Tarpon, Tarpon Everywhere, by Capt. Sam O’Briant

May not be big, but still fun with Capt. Sam!

 

The month of May is upon us and up north that may have meant flowers.  What we may look for in May is the hope that the rainy season will begin soon.   On the other hand, do our fin and scaled friends like the rain.  This could be the last month for a while that they will have the full salt content in the area.  Once freshwater arrives the fish will move closer and closer to the Gulf.

For right now let us look at the coming month – May.  We should be in the midst of tarpon season.  They should be spread out all over Pine Island Sound and along the outer coastal shoreline.  You can find them in small schools along the channels edges and through the passes.

These tarpon schools are like icebergs. It is said that what you see on the surface rolling only represents about 10% of the school.  The rest stay under the surface.  If you are looking for the schools daisy chaining offshore, you need not venture much outside of 2 miles and in maybe 20 to 40 feet of water.  Get ahead of the school and let it come to you.  On the other hand, if you are looking to stay inside, I would check out the western edge of the channel just north of St. James City.  This time of year, you will see 10 to 20 boats anchored in the area.  Leave plenty of room between you and the next boat.  When hooked these fish can be expected to run and jump.  You do not want them to tangle your lines in the next boat’s.  Other places you may want to examine would be the passes.  Everyone knows that Boca Grande Pass is considered the world’s top tarpon fishing location.  There is little difference between Redfish and Captiva passes to Boca Grande.  You can find the tarpon schools in both of them.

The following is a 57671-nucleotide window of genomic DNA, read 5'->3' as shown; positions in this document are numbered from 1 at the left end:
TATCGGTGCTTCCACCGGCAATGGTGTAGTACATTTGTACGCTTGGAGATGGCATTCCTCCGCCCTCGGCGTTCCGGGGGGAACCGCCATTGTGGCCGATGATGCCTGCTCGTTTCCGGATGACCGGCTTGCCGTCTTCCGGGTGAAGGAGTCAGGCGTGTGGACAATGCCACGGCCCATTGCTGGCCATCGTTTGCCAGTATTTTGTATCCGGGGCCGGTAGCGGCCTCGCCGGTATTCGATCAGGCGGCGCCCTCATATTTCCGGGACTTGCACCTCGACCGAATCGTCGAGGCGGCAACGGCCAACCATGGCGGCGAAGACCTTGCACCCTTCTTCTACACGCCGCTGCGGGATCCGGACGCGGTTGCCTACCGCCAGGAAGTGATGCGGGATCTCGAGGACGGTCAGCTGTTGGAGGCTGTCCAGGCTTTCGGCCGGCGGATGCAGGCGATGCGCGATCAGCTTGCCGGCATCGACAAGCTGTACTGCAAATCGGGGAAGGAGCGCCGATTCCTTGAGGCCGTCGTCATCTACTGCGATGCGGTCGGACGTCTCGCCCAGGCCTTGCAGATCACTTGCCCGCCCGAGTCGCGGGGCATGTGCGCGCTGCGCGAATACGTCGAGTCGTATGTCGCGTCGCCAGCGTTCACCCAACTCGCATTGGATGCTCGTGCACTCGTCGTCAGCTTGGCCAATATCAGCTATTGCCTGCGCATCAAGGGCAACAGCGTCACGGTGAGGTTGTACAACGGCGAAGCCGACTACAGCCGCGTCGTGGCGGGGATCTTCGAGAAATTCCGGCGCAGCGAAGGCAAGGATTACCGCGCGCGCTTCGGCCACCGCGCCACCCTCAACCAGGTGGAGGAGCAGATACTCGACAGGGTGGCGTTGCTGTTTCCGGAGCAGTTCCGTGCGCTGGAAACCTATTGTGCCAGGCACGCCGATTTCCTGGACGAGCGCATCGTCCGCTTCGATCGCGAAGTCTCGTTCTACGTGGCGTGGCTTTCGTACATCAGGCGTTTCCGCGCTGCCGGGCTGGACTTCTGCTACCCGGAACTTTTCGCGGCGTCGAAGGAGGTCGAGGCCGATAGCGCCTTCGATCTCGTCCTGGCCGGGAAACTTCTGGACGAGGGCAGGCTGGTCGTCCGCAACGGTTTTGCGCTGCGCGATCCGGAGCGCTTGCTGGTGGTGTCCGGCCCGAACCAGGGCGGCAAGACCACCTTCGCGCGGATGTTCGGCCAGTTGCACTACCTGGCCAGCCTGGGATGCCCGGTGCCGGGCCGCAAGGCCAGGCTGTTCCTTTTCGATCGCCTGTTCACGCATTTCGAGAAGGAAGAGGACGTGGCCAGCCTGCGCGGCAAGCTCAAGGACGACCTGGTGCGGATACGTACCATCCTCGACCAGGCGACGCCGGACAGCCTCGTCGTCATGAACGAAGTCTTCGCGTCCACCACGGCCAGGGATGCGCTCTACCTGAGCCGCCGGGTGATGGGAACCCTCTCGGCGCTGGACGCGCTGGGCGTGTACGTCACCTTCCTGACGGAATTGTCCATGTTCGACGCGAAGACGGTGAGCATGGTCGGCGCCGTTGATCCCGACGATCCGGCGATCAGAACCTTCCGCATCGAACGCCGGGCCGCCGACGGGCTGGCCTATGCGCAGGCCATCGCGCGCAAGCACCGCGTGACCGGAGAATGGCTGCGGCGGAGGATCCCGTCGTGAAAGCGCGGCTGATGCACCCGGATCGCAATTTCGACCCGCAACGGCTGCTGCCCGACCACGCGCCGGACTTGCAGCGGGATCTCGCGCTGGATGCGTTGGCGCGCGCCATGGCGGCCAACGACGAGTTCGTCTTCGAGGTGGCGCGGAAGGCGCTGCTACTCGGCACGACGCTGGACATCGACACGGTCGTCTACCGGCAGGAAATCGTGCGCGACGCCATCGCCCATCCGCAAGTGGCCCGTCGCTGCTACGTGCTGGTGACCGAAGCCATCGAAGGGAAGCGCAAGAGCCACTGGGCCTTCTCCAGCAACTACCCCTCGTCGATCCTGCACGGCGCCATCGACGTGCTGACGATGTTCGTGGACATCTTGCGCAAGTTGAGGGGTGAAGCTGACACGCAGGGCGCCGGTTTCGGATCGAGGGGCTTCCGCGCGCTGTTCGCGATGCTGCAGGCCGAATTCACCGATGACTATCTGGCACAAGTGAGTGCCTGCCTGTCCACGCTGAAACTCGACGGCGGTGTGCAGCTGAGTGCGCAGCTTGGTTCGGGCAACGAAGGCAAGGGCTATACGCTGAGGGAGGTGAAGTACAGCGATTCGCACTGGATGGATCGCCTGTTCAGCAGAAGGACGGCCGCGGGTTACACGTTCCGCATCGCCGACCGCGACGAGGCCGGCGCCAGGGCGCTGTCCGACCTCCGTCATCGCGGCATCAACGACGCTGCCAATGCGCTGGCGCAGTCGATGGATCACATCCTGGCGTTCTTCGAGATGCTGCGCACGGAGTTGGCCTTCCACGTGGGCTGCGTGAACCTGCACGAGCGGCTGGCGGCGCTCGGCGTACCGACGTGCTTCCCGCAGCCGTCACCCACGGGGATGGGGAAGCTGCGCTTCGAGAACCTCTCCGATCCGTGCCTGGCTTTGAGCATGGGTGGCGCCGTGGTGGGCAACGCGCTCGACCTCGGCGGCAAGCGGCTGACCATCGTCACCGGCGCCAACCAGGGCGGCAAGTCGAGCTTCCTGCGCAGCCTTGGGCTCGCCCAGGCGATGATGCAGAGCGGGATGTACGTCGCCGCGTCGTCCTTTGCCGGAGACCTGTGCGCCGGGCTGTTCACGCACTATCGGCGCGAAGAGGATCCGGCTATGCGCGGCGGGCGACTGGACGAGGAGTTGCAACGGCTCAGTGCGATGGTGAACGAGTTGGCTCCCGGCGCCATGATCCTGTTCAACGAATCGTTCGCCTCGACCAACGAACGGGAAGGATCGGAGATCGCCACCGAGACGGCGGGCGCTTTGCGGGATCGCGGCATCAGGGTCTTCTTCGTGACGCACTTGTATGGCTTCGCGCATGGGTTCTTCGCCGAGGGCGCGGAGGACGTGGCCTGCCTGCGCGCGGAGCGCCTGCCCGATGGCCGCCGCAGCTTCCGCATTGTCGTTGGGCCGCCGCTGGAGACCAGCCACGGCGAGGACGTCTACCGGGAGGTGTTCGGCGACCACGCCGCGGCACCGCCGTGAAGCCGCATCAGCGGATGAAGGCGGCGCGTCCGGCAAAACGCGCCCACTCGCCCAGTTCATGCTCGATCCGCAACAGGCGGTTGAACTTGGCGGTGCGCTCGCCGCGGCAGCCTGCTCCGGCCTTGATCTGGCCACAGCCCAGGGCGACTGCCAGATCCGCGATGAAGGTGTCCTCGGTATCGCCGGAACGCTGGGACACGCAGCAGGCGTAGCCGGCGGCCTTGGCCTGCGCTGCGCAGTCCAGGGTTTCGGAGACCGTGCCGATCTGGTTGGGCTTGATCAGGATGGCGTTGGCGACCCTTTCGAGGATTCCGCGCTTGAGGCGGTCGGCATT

Another favorite game fish that should be out and bout is Mr. Snook.  They will be cruising the surf line of the outer islands.  You should also be able to find them lying under the bushes on just about all the mangrove islands.  If there is a question of whether to fish under a dead tree or a green one, pick the green one.  Another thing about the elusive snook is that they are usually lazy.  Sometimes you have to present your bait to a snook several times before it will strike.  You need to be sure and get up under the overhang.  Drifting your bait along the drip line may not produce as well as if it were under the overhang.

Let us get our kids out there fishing and teach them the ethical way to do it.

Capt. Sam is a local licensed guide for hire who may be reached at 239-994-1495 or captainobriant@gmail.com

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